The United States is stepping up negotiations to use Russian bases for Afghan counter-terrorism operations

During the secret session, senators were told that this possibility is being seriously considered, lawmakers added. Gen. Kenneth “Frank” McKenzie, the U.S. Central Command chief, went into detail about specific types of aircraft and firing points that could be used to attack terrorist targets in Afghanistan.

General Mark Milley, chairman of the Joint Chiefs of Staff, also described to senators the nature of his talks with his Russian counterpart, Valery Gerasimov, the senators added. The Wall Street Journal first reported that Milley raised the issue with Gerasimov, but the further details of the talks have not been previously reported.

“It’s their territory. But I realistically believe that Russia has influence there,” Senate Armed Services Chairman Jack Reed (DR.I.) said of neighboring countries. [Russia] may not have a veto, but they certainly have influence. So you have to talk to them. ”

Representatives of the Pentagon and the US Central Command did not immediately respond to a request for comment.

The revelations come as officials publicly sound the alarm that Afghanistan will once again become a haven for terrorist groups seeking to attack the United States. During a hearing before the House Armed Services Committee on Wednesday, Milley said al Qaeda could be restored there in six to 36 months.

That the United States finds itself potentially relying on Moscow for its counter-terrorism operations in Afghanistan is an astonishing turn after the US withdrawal from the country led to a rapid collapse of the Afghan government in the hands of the Taliban. Hosting the operations at Russian bases also exposes the US apparatus to intelligence gathering from the Russians.

Lawmakers from both sides are unsure of the U.S. military’s ability to rely solely on capabilities beyond the horizon to attack terrorist groups in Afghanistan. They also have concerns about the accuracy of the drone strikes and the likelihood of civilian casualties – as evidenced by the drone strike on August 29 in Kabul, which killed 10 innocent civilians, including seven children.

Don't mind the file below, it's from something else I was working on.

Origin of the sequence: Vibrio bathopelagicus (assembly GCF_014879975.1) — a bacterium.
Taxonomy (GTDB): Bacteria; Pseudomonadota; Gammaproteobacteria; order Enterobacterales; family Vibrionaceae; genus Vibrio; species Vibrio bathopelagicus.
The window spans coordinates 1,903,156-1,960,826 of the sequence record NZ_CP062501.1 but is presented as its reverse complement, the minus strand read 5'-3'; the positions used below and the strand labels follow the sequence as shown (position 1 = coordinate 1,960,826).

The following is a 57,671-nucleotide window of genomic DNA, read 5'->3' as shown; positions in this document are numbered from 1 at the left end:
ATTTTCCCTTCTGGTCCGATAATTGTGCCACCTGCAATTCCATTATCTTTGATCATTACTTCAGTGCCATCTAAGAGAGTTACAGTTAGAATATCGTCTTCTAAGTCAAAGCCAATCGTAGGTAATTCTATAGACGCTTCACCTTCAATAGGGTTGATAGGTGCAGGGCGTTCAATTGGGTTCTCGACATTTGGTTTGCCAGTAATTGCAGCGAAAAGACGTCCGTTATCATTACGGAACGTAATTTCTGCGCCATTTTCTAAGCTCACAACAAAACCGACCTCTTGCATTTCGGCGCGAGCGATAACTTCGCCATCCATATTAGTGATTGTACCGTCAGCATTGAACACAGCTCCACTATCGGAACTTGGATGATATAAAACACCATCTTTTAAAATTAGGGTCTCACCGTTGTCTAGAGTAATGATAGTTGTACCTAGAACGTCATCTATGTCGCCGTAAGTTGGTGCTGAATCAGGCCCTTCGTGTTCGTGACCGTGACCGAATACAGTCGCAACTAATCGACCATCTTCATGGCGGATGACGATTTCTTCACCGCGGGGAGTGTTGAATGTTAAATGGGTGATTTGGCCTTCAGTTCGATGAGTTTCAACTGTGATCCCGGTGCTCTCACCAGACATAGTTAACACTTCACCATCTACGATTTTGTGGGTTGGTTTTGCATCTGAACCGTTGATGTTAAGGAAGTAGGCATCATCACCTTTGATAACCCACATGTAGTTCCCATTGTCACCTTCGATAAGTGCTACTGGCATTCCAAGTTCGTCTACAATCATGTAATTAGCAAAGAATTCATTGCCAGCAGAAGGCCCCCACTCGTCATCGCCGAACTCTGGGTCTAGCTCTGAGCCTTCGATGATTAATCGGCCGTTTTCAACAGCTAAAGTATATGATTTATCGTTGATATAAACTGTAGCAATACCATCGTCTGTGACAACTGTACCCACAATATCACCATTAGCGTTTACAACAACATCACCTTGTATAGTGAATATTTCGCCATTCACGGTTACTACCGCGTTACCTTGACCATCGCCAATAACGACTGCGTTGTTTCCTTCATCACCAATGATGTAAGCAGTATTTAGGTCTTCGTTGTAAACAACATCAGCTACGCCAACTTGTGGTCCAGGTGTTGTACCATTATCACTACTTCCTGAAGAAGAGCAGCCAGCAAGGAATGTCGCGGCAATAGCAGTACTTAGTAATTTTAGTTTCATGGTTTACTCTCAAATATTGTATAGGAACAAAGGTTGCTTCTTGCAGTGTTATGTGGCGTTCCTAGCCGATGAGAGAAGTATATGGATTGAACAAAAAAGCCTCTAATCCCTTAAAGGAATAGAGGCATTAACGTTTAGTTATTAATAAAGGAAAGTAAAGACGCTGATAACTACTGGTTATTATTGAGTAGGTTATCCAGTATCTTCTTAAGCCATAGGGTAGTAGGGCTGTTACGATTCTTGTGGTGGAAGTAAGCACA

“We have people on earth in countries where we use the over-horizon. We have easy access from the sea. Afghanistan is a land-locked country and we do not have people on earth,” said Senator Joni Ernst (R-Iowa). a member of the Armed Services Committee as he described the challenges posed by the Pentagon’s plan.

“It is incredible that this withdrawal from Afghanistan has put us in a situation where we are now cooperating with Russians and trying to negotiate with them about our occupation of space,” Ernst added.

During Tuesday’s public hearing before the Senate panel, Austin stressed that “we are not seeking Russia’s permission to do anything.”

The military is currently carrying out counter-terrorism operations – including the counterfeit drone strike in Kabul – from US bases hundreds of kilometers away in the Middle East. And on Wednesday, McKenzie said an unnamed neighbor allows access to U.S. firing points, but “we are not based in any border country.”

Late. Kevin Cramer (RN.D.), another member of the Armed Services panel, said he was encouraged by the level of detail he received in the classified hearing, but said it was a “pretty strange scenario” to rely on. Russia.

“People should be encouraged that our leaders – in the Gulf and I believe in the Pentagon – have ideas, they have plans, they probably have some better options than we may know today, which at least allow us to function. , “said Cramer. . “We know that over the horizon is just – it has never been pragmatic. Whether you are staging from the Gulf in airlines or in Qatar or elsewhere – it would be best if we could negotiate something bordering Afghanistan.”

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